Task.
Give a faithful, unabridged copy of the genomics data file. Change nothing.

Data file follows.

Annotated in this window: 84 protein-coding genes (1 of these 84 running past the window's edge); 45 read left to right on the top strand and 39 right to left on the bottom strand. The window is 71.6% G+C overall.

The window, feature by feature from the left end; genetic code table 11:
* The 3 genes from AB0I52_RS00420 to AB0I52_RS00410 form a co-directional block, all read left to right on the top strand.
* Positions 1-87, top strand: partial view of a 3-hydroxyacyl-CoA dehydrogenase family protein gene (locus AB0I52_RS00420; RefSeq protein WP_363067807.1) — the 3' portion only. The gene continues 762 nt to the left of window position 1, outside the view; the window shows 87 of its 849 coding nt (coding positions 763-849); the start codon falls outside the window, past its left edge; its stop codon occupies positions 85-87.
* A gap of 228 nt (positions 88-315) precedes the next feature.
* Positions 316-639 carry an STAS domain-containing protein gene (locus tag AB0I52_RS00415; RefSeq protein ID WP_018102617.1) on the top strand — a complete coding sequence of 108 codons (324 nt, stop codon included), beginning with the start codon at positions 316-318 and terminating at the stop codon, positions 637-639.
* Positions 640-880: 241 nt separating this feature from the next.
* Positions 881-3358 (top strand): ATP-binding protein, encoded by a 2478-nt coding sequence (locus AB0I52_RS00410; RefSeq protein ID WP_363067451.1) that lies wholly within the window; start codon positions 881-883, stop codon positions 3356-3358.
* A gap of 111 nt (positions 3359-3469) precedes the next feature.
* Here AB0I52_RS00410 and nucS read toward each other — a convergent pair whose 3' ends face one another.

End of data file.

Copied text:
Annotated in this window: 84 protein-coding genes (1 of these 84 running past the window's edge); 45 read left to right on the top strand and 39 right to left on the bottom strand. The window is 71.6% G+C overall.

The window, feature by feature from the left end; genetic code table 11:
* The 3 genes from AB0I52_RS00420 to AB0I52_RS00410 form a co-directional block, all read left to right on the top strand.
* Positions 1-87, top strand: partial view of a 3-hydroxyacyl-CoA dehydrogenase family protein gene (locus AB0I52_RS00420; RefSeq protein WP_363067807.1) — the 3' portion only. The gene continues 762 nt to the left of window position 1, outside the view; the window shows 87 of its 849 coding nt (coding positions 763-849); the start codon falls outside the window, past its left edge; its stop codon occupies positions 85-87.
* A gap of 228 nt (positions 88-315) precedes the next feature.
* Positions 316-639 carry an STAS domain-containing protein gene (locus tag AB0I52_RS00415; RefSeq protein ID WP_018102617.1) on the top strand — a complete coding sequence of 108 codons (324 nt, stop codon included), beginning with the start codon at positions 316-318 and terminating at the stop codon, positions 637-639.
* Positions 640-880: 241 nt separating this feature from the next.
* Positions 881-3358 (top strand): ATP-binding protein, encoded by a 2478-nt coding sequence (locus AB0I52_RS00410; RefSeq protein ID WP_363067451.1) that lies wholly within the window; start codon positions 881-883, stop codon positions 3356-3358.
* A gap of 111 nt (positions 3359-3469) precedes the next feature.
* Here AB0I52_RS00410 and nucS read toward each other — a convergent pair whose 3' ends face one another.